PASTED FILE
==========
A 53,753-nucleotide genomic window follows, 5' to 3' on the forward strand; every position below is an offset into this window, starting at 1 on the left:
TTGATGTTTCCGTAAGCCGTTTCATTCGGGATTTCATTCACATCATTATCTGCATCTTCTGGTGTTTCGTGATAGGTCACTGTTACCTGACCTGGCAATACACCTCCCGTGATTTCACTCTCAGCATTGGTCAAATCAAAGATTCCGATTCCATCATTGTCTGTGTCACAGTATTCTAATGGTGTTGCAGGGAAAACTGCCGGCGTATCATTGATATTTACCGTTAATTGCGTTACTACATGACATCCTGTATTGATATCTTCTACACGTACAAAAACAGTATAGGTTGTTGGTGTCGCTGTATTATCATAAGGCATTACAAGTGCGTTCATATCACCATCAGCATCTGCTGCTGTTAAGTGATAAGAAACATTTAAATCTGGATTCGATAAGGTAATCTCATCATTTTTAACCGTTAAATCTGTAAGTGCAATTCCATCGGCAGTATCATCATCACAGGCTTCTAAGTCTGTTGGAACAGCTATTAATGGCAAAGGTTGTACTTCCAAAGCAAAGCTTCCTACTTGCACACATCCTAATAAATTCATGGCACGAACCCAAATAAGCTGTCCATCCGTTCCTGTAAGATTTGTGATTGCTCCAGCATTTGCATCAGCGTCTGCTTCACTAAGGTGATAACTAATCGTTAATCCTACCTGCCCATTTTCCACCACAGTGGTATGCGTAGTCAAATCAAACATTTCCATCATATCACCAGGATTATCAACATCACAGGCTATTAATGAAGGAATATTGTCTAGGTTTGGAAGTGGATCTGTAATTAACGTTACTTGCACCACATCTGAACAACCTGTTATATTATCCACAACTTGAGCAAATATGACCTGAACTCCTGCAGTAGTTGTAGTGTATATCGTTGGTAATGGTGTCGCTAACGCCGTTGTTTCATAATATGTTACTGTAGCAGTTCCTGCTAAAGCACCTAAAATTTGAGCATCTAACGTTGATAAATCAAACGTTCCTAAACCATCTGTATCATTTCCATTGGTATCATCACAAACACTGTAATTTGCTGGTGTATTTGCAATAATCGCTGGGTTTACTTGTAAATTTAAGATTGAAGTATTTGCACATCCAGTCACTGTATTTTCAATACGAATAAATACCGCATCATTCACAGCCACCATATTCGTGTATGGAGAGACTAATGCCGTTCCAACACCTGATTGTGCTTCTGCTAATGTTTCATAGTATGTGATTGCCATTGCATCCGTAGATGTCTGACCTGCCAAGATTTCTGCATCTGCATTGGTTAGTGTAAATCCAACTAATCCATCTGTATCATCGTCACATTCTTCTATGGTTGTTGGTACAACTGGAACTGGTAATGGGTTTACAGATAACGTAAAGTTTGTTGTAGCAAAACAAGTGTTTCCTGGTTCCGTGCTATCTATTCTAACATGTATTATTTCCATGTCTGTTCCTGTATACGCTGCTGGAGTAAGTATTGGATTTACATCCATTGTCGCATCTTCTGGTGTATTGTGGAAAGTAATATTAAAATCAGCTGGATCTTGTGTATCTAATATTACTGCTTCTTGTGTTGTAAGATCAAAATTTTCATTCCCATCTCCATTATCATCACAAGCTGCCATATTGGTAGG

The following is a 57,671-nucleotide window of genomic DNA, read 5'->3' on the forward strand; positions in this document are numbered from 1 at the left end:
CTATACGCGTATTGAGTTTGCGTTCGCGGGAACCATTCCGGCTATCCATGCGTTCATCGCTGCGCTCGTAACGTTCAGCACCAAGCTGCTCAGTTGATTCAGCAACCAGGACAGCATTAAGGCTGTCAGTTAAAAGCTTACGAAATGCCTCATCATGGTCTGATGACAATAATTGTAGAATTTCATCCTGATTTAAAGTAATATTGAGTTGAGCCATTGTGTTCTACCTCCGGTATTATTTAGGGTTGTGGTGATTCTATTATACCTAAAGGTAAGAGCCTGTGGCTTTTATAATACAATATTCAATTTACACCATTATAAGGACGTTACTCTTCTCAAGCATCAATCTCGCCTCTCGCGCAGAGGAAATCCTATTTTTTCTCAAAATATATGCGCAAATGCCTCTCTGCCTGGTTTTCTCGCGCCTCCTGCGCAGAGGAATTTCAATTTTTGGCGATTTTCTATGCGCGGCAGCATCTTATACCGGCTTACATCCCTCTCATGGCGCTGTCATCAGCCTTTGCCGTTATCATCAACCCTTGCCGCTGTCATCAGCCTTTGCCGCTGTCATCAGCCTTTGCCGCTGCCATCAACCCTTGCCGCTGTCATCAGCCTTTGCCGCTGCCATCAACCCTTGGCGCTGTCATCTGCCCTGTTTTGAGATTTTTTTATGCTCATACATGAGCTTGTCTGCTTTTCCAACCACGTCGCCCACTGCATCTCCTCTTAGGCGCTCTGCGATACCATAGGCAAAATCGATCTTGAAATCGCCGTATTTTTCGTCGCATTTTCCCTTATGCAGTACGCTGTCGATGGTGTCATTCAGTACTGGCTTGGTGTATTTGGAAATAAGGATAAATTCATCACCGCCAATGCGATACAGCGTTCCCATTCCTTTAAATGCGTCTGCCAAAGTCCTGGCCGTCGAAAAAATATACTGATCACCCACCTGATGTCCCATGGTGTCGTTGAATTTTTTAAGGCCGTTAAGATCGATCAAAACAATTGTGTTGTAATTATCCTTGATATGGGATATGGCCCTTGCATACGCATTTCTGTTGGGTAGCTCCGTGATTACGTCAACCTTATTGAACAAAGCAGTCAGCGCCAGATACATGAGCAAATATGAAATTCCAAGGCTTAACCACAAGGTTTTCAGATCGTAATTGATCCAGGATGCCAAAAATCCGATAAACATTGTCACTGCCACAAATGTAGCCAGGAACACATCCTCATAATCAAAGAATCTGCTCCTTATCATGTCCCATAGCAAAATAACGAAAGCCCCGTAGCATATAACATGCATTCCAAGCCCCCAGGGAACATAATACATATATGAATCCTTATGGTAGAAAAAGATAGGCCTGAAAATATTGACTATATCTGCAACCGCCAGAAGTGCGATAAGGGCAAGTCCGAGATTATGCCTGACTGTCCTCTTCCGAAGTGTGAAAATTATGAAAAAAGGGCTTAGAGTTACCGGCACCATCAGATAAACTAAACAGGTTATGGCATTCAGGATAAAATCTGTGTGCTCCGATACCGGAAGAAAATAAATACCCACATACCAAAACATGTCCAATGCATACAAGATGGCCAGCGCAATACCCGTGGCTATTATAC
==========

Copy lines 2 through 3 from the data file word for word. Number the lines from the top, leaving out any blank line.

TTGATGTTTCCGTAAGCCGTTTCATTCGGGATTTCATTCACATCATTATCTGCATCTTCTGGTGTTTCGTGATAGGTCACTGTTACCTGACCTGGCAATACACCTCCCGTGATTTCACTCTCAGCATTGGTCAAATCAAAGATTCCGATTCCATCATTGTCTGTGTCACAGTATTCTAATGGTGTTGCAGGGAAAACTGCCGGCGTATCATTGATATTTACCGTTAATTGCGTTACTACATGACATCCTGTATTGATATCTTCTACACGTACAAAAACAGTATAGGTTGTTGGTGTCGCTGTATTATCATAAGGCATTACAAGTGCGTTCATATCACCATCAGCATCTGCTGCTGTTAAGTGATAAGAAACATTTAAATCTGGATTCGATAAGGTAATCTCATCATTTTTAACCGTTAAATCTGTAAGTGCAATTCCATCGGCAGTATCATCATCACAGGCTTCTAAGTCTGTTGGAACAGCTATTAATGGCAAAGGTTGTACTTCCAAAGCAAAGCTTCCTACTTGCACACATCCTAATAAATTCATGGCACGAACCCAAATAAGCTGTCCATCCGTTCCTGTAAGATTTGTGATTGCTCCAGCATTTGCATCAGCGTCTGCTTCACTAAGGTGATAACTAATCGTTAATCCTACCTGCCCATTTTCCACCACAGTGGTATGCGTAGTCAAATCAAACATTTCCATCATATCACCAGGATTATCAACATCACAGGCTATTAATGAAGGAATATTGTCTAGGTTTGGAAGTGGATCTGTAATTAACGTTACTTGCACCACATCTGAACAACCTGTTATATTATCCACAACTTGAGCAAATATGACCTGAACTCCTGCAGTAGTTGTAGTGTATATCGTTGGTAATGGTGTCGCTAACGCCGTTGTTTCATAATATGTTACTGTAGCAGTTCCTGCTAAAGCACCTAAAATTTGAGCATCTAACGTTGATAAATCAAACGTTCCTAAACCATCTGTATCATTTCCATTGGTATCATCACAAACACTGTAATTTGCTGGTGTATTTGCAATAATCGCTGGGTTTACTTGTAAATTTAAGATTGAAGTATTTGCACATCCAGTCACTGTATTTTCAATACGAATAAATACCGCATCATTCACAGCCACCATATTCGTGTATGGAGAGACTAATGCCGTTCCAACACCTGATTGTGCTTCTGCTAATGTTTCATAGTATGTGATTGCCATTGCATCCGTAGATGTCTGACCTGCCAAGATTTCTGCATCTGCATTGGTTAGTGTAAATCCAACTAATCCATCTGTATCATCGTCACATTCTTCTATGGTTGTTGGTACAACTGGAACTGGTAATGGGTTTACAGATAACGTAAAGTTTGTTGTAGCAAAACAAGTGTTTCCTGGTTCCGTGCTATCTATTCTAACATGTATTATTTCCATGTCTGTTCCTGTATACGCTGCTGGAGTAAGTATTGGATTTACATCCATTGTCGCATCTTCTGGTGTATTGTGGAAAGTAATATTAAAATCAGCTGGATCTTGTGTATCTAATATTACTGCTTCTTGTGTTGTAAGATCAAAATTTTCATTCCCATCTCCATTATCATCACAAGCTGCCATATTGGTAGG

The following is a 57,671-nucleotide window of genomic DNA, read 5'->3' on the forward strand; positions in this document are numbered from 1 at the left end: